Risk for leptomeningeal seeding after resection for brain metastases: implication of tumor location with mode of resection

Clinical article

Jun Hyong Ahn M.D. 1 , Sang Hyun Lee M.D., Ph.D. 2 , Sohee Kim M.S. 3 , Jungnam Joo Ph.D. 3 , Heon Yoo M.D., Ph.D. 4 , Seung Hoon Lee M.D., Ph.D. 4 , Sang Hoon Shin M.D. 4 , and Ho-Shin Gwak M.D., Ph.D. 4
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  • 1 Department of Neurosurgery, Seoul National University College of Medicine; and
  • 2 Department of Diagnostic Radiology,
  • 3 Cancer Biostatistics Branch, and
  • 4 Neuro-oncology Clinic, National Cancer Center, Goyang, Korea
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Object

Surgical spillage has been one of the causative factors for the development of leptomeningeal seeding (LMS) after resection of brain metastases. In this paper, the authors' goal was to define the factors related to the development of LMS and to evaluate the difference according to tumor location.

Methods

The authors retrospectively analyzed 242 patients who had undergone resection for brain metastases. The factors investigated included tumor location with proximity to the CSF pathway (that is, contacting, involved with, or separated from the CSF pathway), the method of resection, and the use of the Cavitron Ultrasonic Surgical Aspirator (CUSA).

Results

A total of 39 patients (16%) developed LMS at a median of 6.0 months (range 1–42 months) after resection. The risk of developing LMS was significantly higher in patients whose tumors were resected piecemeal than in those whose tumors were removed en bloc, with a hazard ratio (HR) of 4.08 (p < 0.01). The incidence of LMS was significantly higher in patients in whom the CUSA was used, and the HR was 2.64 (p < 0.01). The proximity of tumor to the CSF pathway in the involved group conferred an increased risk of LMS compared with the separated group (HR 11.36, p < 0.01). The risk of piecemeal resection for LMS was significant only in involved lesions (p < 0.01), and the use of the CUSA in both contact and involved lesions increased the incidence of LMS (p < 0.01 and p < 0.03, respectively).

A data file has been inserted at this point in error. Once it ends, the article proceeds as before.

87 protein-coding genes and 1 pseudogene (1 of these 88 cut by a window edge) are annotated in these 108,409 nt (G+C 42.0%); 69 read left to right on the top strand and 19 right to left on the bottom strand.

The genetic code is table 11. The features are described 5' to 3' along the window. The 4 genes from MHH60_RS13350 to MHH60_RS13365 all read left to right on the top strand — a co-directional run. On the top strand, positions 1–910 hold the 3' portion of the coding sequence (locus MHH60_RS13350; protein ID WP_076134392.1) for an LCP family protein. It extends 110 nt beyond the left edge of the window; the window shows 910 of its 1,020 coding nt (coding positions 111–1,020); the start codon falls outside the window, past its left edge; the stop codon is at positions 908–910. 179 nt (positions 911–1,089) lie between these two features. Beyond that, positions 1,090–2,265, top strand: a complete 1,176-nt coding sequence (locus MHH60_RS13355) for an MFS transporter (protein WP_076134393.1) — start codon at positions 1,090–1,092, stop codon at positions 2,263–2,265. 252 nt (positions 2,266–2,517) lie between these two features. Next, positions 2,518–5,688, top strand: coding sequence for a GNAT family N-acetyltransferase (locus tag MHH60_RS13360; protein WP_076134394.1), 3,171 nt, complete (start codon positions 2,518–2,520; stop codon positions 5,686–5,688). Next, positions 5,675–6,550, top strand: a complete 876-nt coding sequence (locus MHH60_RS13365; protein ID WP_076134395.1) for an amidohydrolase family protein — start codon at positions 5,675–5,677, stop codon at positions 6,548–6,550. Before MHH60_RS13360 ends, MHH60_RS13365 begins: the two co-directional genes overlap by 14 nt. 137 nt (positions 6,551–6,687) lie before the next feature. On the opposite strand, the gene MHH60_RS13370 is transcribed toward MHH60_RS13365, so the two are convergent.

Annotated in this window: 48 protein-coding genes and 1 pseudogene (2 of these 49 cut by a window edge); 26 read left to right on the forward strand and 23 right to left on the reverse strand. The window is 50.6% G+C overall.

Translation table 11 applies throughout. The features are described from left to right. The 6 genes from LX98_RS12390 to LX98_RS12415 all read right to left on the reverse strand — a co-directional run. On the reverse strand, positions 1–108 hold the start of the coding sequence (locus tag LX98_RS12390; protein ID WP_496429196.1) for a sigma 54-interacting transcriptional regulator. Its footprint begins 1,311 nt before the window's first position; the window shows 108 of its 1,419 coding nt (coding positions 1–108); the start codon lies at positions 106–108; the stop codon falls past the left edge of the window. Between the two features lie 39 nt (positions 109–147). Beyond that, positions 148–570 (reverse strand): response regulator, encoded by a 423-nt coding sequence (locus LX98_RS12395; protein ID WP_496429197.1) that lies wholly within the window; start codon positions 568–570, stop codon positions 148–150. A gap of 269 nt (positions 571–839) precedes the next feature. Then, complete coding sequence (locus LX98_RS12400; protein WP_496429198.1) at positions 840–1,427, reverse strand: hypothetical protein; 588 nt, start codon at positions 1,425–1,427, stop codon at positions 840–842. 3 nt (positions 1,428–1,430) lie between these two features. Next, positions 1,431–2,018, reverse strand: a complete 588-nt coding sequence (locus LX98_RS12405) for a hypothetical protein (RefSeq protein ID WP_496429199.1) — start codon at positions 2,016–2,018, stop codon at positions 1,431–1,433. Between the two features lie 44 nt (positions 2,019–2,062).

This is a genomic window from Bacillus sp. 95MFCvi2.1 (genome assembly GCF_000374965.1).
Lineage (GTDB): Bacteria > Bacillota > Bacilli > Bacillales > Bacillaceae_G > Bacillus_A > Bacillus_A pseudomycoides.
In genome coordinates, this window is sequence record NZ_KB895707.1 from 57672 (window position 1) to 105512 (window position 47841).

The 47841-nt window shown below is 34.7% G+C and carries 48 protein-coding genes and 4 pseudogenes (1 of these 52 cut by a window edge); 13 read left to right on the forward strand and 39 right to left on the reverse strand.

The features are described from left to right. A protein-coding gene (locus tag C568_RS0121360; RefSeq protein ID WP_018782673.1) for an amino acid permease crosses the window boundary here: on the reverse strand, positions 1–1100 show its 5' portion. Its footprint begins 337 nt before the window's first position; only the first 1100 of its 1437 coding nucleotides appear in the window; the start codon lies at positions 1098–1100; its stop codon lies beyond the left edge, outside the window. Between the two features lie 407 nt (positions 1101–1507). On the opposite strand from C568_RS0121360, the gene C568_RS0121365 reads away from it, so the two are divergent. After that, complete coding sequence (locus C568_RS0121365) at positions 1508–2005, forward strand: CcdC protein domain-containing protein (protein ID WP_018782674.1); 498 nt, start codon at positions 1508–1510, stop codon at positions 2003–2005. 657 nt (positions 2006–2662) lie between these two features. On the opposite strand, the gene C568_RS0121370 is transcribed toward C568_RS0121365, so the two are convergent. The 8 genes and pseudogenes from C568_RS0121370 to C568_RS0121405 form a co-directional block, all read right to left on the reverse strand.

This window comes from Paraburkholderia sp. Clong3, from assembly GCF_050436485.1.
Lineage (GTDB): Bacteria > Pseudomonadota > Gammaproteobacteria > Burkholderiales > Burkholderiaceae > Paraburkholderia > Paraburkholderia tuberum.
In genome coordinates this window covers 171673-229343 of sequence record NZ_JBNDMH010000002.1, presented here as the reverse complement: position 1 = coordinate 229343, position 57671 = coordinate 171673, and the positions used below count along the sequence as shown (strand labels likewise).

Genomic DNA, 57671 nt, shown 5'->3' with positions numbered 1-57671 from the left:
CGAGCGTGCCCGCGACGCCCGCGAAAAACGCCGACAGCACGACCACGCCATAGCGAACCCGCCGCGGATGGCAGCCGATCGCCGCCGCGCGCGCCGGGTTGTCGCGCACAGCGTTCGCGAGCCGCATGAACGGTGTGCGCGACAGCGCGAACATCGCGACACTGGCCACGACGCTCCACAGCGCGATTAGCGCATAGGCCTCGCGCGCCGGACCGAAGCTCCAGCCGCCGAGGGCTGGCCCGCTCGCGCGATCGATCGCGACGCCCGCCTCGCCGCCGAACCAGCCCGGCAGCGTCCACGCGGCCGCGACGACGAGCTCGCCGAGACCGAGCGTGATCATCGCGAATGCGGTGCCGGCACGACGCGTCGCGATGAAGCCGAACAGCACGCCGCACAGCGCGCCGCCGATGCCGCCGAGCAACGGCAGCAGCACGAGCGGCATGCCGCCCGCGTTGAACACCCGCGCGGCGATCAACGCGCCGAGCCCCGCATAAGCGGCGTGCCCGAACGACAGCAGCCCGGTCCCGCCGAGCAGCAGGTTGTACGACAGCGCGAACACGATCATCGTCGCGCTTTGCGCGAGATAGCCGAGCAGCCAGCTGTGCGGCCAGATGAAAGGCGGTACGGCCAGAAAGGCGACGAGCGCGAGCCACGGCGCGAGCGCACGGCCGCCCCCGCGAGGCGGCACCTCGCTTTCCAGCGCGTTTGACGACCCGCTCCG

Conclusions

The authors suggest that piecemeal resection using the CUSA should be limited because of the risk of postsurgical LMS, especially when the tumor is in contact with the CSF pathway.

Abbreviations used in this paper:CUSA = Cavitron Ultrasonic Surgical Aspirator; LMC = leptomeningeal carcinomatosis; LMS = leptomeningeal seeding; NSCLC = non–small cell lung cancer; SCLC = small cell lung cancer; WBRT = whole-brain radiotherapy.

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Contributor Notes

Address correspondence to: Ho-Shin Gwak, M.D., Ph.D., Neuro-Oncology Clinic, National Cancer Center, Korea, 323 Ilsan-ro, Ilsandong-gu, Goyang-si, Gyeonggi-do 410-769, Republic of Korea. email: halodoc@naver.com.

Please include this information when citing this paper: published online February 17, 2012; DOI: 10.3171/2012.1.JNS111560.

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